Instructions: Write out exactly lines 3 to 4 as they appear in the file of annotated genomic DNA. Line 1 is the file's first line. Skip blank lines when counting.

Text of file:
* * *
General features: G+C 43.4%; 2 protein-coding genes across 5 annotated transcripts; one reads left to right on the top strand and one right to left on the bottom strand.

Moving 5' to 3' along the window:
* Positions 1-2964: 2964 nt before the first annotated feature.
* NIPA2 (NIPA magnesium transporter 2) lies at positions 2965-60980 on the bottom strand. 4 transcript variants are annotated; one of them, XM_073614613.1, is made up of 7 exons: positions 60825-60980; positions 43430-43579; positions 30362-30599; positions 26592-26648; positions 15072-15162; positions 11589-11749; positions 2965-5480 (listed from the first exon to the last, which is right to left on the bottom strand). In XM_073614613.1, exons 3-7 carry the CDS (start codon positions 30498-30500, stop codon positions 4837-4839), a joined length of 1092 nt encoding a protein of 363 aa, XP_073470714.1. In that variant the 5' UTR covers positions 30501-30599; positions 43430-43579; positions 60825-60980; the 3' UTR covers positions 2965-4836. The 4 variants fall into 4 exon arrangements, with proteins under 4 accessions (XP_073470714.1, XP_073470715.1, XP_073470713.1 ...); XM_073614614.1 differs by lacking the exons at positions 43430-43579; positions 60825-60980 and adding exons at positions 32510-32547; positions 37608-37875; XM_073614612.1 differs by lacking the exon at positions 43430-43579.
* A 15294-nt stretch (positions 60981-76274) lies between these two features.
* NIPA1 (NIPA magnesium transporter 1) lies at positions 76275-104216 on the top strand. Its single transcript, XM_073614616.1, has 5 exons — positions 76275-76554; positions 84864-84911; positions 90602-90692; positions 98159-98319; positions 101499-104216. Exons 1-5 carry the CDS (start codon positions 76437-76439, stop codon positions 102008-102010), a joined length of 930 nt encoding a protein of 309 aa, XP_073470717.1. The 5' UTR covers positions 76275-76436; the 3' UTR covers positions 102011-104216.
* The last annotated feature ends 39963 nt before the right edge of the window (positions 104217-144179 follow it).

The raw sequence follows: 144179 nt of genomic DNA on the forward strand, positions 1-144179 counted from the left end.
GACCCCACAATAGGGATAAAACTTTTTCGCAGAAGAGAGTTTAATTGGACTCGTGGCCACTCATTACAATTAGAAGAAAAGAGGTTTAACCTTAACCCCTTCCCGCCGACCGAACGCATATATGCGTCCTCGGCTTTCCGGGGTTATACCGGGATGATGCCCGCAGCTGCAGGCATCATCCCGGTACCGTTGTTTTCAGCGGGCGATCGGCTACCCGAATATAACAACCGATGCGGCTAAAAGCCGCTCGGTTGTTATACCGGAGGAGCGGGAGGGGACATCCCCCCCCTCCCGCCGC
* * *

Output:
* Positions 1-2964: 2964 nt before the first annotated feature.
* NIPA2 (NIPA magnesium transporter 2) lies at positions 2965-60980 on the bottom strand. 4 transcript variants are annotated; one of them, XM_073614613.1, is made up of 7 exons: positions 60825-60980; positions 43430-43579; positions 30362-30599; positions 26592-26648; positions 15072-15162; positions 11589-11749; positions 2965-5480 (listed from the first exon to the last, which is right to left on the bottom strand). In XM_073614613.1, exons 3-7 carry the CDS (start codon positions 30498-30500, stop codon positions 4837-4839), a joined length of 1092 nt encoding a protein of 363 aa, XP_073470714.1. In that variant the 5' UTR covers positions 30501-30599; positions 43430-43579; positions 60825-60980; the 3' UTR covers positions 2965-4836. The 4 variants fall into 4 exon arrangements, with proteins under 4 accessions (XP_073470714.1, XP_073470715.1, XP_073470713.1 ...); XM_073614614.1 differs by lacking the exons at positions 43430-43579; positions 60825-60980 and adding exons at positions 32510-32547; positions 37608-37875; XM_073614612.1 differs by lacking the exon at positions 43430-43579.